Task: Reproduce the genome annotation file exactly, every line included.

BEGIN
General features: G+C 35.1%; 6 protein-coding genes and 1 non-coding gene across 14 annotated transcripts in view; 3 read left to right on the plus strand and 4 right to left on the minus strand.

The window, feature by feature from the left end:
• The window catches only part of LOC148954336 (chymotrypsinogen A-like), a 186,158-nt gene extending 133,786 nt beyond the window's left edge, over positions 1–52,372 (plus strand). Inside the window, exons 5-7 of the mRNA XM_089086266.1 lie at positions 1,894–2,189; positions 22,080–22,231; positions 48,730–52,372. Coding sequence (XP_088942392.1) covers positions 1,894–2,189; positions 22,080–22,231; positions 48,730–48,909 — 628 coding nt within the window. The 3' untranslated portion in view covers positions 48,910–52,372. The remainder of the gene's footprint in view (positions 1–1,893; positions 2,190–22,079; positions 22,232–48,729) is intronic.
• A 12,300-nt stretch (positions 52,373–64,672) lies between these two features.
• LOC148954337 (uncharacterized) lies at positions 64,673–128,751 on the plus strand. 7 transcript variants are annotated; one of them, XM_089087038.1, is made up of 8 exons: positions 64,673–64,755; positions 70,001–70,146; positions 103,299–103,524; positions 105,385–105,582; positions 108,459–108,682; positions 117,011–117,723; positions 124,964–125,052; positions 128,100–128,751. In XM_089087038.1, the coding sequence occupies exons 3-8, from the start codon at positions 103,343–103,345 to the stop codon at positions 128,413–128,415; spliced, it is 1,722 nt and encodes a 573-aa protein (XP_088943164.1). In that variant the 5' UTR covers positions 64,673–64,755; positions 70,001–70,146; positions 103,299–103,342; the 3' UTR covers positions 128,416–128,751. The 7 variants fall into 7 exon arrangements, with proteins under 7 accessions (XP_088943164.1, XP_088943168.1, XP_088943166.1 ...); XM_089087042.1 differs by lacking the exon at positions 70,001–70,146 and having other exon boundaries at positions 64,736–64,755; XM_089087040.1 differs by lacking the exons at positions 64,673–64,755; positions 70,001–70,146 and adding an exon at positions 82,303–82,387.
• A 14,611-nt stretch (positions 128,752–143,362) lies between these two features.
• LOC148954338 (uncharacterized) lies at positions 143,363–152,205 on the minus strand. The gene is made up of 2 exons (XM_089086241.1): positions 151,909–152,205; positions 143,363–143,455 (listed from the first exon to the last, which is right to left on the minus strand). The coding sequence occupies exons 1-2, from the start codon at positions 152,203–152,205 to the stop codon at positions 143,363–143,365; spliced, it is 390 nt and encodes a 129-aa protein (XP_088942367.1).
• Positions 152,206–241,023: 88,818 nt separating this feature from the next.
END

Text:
General features: G+C 35.1%; 6 protein-coding genes and 1 non-coding gene across 14 annotated transcripts in view; 3 read left to right on the plus strand and 4 right to left on the minus strand.

The window, feature by feature from the left end:
• The window catches only part of LOC148954336 (chymotrypsinogen A-like), a 186,158-nt gene extending 133,786 nt beyond the window's left edge, over positions 1–52,372 (plus strand). Inside the window, exons 5-7 of the mRNA XM_089086266.1 lie at positions 1,894–2,189; positions 22,080–22,231; positions 48,730–52,372. Coding sequence (XP_088942392.1) covers positions 1,894–2,189; positions 22,080–22,231; positions 48,730–48,909 — 628 coding nt within the window. The 3' untranslated portion in view covers positions 48,910–52,372. The remainder of the gene's footprint in view (positions 1–1,893; positions 2,190–22,079; positions 22,232–48,729) is intronic.
• A 12,300-nt stretch (positions 52,373–64,672) lies between these two features.
• LOC148954337 (uncharacterized) lies at positions 64,673–128,751 on the plus strand. 7 transcript variants are annotated; one of them, XM_089087038.1, is made up of 8 exons: positions 64,673–64,755; positions 70,001–70,146; positions 103,299–103,524; positions 105,385–105,582; positions 108,459–108,682; positions 117,011–117,723; positions 124,964–125,052; positions 128,100–128,751. In XM_089087038.1, the coding sequence occupies exons 3-8, from the start codon at positions 103,343–103,345 to the stop codon at positions 128,413–128,415; spliced, it is 1,722 nt and encodes a 573-aa protein (XP_088943164.1). In that variant the 5' UTR covers positions 64,673–64,755; positions 70,001–70,146; positions 103,299–103,342; the 3' UTR covers positions 128,416–128,751. The 7 variants fall into 7 exon arrangements, with proteins under 7 accessions (XP_088943164.1, XP_088943168.1, XP_088943166.1 ...); XM_089087042.1 differs by lacking the exon at positions 70,001–70,146 and having other exon boundaries at positions 64,736–64,755; XM_089087040.1 differs by lacking the exons at positions 64,673–64,755; positions 70,001–70,146 and adding an exon at positions 82,303–82,387.
• A 14,611-nt stretch (positions 128,752–143,362) lies between these two features.
• LOC148954338 (uncharacterized) lies at positions 143,363–152,205 on the minus strand. The gene is made up of 2 exons (XM_089086241.1): positions 151,909–152,205; positions 143,363–143,455 (listed from the first exon to the last, which is right to left on the minus strand). The coding sequence occupies exons 1-2, from the start codon at positions 152,203–152,205 to the stop codon at positions 143,363–143,365; spliced, it is 390 nt and encodes a 129-aa protein (XP_088942367.1).
• Positions 152,206–241,023: 88,818 nt separating this feature from the next.